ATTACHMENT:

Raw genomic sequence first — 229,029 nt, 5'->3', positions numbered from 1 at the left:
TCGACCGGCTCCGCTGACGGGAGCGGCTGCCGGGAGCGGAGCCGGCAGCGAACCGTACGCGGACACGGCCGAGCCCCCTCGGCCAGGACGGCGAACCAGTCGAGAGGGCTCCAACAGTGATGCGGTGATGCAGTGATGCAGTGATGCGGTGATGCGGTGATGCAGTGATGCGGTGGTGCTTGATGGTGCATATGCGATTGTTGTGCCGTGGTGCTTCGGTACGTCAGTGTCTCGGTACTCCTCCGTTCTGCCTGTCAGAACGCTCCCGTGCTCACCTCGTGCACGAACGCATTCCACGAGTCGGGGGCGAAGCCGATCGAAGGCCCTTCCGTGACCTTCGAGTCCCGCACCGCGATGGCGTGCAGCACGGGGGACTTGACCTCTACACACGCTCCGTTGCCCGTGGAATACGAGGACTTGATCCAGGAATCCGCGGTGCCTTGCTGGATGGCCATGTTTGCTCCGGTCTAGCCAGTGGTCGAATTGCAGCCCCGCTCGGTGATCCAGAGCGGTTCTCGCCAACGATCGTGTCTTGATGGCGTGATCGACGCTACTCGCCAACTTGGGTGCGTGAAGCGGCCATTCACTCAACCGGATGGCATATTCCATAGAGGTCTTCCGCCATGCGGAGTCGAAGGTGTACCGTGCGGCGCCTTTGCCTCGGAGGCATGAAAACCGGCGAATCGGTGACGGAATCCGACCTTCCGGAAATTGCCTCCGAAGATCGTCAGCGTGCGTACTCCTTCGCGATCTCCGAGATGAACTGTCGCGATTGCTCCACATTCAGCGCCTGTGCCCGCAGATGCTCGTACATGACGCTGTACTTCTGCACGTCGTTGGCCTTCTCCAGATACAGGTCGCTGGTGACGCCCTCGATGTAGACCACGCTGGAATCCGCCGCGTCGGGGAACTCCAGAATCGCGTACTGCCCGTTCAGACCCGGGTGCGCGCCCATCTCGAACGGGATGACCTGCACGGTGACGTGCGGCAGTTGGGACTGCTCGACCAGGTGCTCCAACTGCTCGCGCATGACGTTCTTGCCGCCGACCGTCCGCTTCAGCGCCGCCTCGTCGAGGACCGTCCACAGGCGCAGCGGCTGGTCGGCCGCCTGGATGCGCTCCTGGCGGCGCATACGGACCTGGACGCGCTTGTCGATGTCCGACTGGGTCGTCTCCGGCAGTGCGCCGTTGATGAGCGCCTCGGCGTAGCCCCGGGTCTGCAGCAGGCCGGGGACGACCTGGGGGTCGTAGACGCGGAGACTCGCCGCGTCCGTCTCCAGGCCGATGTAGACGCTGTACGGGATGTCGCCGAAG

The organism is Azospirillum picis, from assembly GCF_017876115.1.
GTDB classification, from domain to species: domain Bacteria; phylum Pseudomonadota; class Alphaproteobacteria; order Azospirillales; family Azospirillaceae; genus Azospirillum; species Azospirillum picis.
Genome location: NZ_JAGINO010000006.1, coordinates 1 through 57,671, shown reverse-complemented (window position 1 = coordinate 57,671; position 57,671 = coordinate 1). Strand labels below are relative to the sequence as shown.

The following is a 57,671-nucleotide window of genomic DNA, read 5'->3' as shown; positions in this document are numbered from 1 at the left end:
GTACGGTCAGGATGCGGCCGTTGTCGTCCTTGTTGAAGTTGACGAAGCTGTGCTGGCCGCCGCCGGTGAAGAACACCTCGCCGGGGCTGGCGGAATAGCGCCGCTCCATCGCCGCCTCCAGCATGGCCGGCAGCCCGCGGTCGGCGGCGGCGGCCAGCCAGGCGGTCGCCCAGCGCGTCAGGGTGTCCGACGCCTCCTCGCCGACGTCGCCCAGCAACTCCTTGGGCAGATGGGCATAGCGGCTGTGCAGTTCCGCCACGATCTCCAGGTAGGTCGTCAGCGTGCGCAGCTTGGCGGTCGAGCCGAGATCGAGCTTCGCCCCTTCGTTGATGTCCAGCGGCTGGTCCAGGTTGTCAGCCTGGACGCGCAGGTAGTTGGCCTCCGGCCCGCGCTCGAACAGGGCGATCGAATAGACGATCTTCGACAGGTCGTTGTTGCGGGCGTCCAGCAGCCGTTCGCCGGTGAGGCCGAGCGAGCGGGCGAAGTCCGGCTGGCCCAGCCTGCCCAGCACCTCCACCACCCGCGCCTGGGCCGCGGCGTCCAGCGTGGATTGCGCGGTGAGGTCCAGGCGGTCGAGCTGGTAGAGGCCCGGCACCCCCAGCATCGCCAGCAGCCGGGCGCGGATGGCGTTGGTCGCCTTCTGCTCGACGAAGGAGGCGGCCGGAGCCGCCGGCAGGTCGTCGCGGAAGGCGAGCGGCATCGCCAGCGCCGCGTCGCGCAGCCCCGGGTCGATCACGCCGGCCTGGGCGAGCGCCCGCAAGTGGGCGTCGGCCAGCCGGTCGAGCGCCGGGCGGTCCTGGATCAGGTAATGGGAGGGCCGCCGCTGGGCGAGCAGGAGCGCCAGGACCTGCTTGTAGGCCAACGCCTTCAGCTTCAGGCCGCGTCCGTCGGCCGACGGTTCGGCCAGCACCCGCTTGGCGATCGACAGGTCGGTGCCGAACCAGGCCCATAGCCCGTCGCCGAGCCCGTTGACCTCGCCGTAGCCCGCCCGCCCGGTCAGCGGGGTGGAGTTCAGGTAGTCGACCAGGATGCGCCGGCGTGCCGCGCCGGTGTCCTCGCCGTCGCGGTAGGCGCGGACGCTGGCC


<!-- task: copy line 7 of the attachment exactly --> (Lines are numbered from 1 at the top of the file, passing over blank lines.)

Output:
GTACGGTCAGGATGCGGCCGTTGTCGTCCTTGTTGAAGTTGACGAAGCTGTGCTGGCCGCCGCCGGTGAAGAACACCTCGCCGGGGCTGGCGGAATAGCGCCGCTCCATCGCCGCCTCCAGCATGGCCGGCAGCCCGCGGTCGGCGGCGGCGGCCAGCCAGGCGGTCGCCCAGCGCGTCAGGGTGTCCGACGCCTCCTCGCCGACGTCGCCCAGCAACTCCTTGGGCAGATGGGCATAGCGGCTGTGCAGTTCCGCCACGATCTCCAGGTAGGTCGTCAGCGTGCGCAGCTTGGCGGTCGAGCCGAGATCGAGCTTCGCCCCTTCGTTGATGTCCAGCGGCTGGTCCAGGTTGTCAGCCTGGACGCGCAGGTAGTTGGCCTCCGGCCCGCGCTCGAACAGGGCGATCGAATAGACGATCTTCGACAGGTCGTTGTTGCGGGCGTCCAGCAGCCGTTCGCCGGTGAGGCCGAGCGAGCGGGCGAAGTCCGGCTGGCCCAGCCTGCCCAGCACCTCCACCACCCGCGCCTGGGCCGCGGCGTCCAGCGTGGATTGCGCGGTGAGGTCCAGGCGGTCGAGCTGGTAGAGGCCCGGCACCCCCAGCATCGCCAGCAGCCGGGCGCGGATGGCGTTGGTCGCCTTCTGCTCGACGAAGGAGGCGGCCGGAGCCGCCGGCAGGTCGTCGCGGAAGGCGAGCGGCATCGCCAGCGCCGCGTCGCGCAGCCCCGGGTCGATCACGCCGGCCTGGGCGAGCGCCCGCAAGTGGGCGTCGGCCAGCCGGTCGAGCGCCGGGCGGTCCTGGATCAGGTAATGGGAGGGCCGCCGCTGGGCGAGCAGGAGCGCCAGGACCTGCTTGTAGGCCAACGCCTTCAGCTTCAGGCCGCGTCCGTCGGCCGACGGTTCGGCCAGCACCCGCTTGGCGATCGACAGGTCGGTGCCGAACCAGGCCCATAGCCCGTCGCCGAGCCCGTTGACCTCGCCGTAGCCCGCCCGCCCGGTCAGCGGGGTGGAGTTCAGGTAGTCGACCAGGATGCGCCGGCGTGCCGCGCCGGTGTCCTCGCCGTCGCGGTAGGCGCGGACGCTGGCC